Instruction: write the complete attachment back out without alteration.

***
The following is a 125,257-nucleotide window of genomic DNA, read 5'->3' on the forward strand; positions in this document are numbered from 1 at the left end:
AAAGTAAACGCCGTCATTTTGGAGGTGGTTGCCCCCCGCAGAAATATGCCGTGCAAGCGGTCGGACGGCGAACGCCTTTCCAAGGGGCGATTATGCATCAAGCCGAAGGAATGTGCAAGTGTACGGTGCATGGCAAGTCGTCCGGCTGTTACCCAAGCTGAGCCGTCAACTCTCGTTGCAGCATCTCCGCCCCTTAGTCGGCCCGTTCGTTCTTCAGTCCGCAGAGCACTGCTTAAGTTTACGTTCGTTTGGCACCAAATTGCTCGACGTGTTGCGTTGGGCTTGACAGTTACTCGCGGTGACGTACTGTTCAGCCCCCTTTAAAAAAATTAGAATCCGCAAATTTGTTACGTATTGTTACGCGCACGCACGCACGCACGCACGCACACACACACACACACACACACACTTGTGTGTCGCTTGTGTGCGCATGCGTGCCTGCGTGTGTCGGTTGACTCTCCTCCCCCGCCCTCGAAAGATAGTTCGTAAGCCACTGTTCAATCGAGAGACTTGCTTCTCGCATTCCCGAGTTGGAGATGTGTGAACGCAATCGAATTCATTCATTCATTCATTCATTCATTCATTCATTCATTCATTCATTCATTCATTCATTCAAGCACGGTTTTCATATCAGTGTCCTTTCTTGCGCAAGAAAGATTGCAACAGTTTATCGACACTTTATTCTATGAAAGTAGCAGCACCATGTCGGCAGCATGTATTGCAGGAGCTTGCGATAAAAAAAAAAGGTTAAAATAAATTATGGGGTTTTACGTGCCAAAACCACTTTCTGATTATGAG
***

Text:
The following is a 125,257-nucleotide window of genomic DNA, read 5'->3' on the forward strand; positions in this document are numbered from 1 at the left end:
AAAGTAAACGCCGTCATTTTGGAGGTGGTTGCCCCCCGCAGAAATATGCCGTGCAAGCGGTCGGACGGCGAACGCCTTTCCAAGGGGCGATTATGCATCAAGCCGAAGGAATGTGCAAGTGTACGGTGCATGGCAAGTCGTCCGGCTGTTACCCAAGCTGAGCCGTCAACTCTCGTTGCAGCATCTCCGCCCCTTAGTCGGCCCGTTCGTTCTTCAGTCCGCAGAGCACTGCTTAAGTTTACGTTCGTTTGGCACCAAATTGCTCGACGTGTTGCGTTGGGCTTGACAGTTACTCGCGGTGACGTACTGTTCAGCCCCCTTTAAAAAAATTAGAATCCGCAAATTTGTTACGTATTGTTACGCGCACGCACGCACGCACGCACGCACACACACACACACACACACACACTTGTGTGTCGCTTGTGTGCGCATGCGTGCCTGCGTGTGTCGGTTGACTCTCCTCCCCCGCCCTCGAAAGATAGTTCGTAAGCCACTGTTCAATCGAGAGACTTGCTTCTCGCATTCCCGAGTTGGAGATGTGTGAACGCAATCGAATTCATTCATTCATTCATTCATTCATTCATTCATTCATTCATTCATTCATTCATTCATTCAAGCACGGTTTTCATATCAGTGTCCTTTCTTGCGCAAGAAAGATTGCAACAGTTTATCGACACTTTATTCTATGAAAGTAGCAGCACCATGTCGGCAGCATGTATTGCAGGAGCTTGCGATAAAAAAAAAAGGTTAAAATAAATTATGGGGTTTTACGTGCCAAAACCACTTTCTGATTATGAG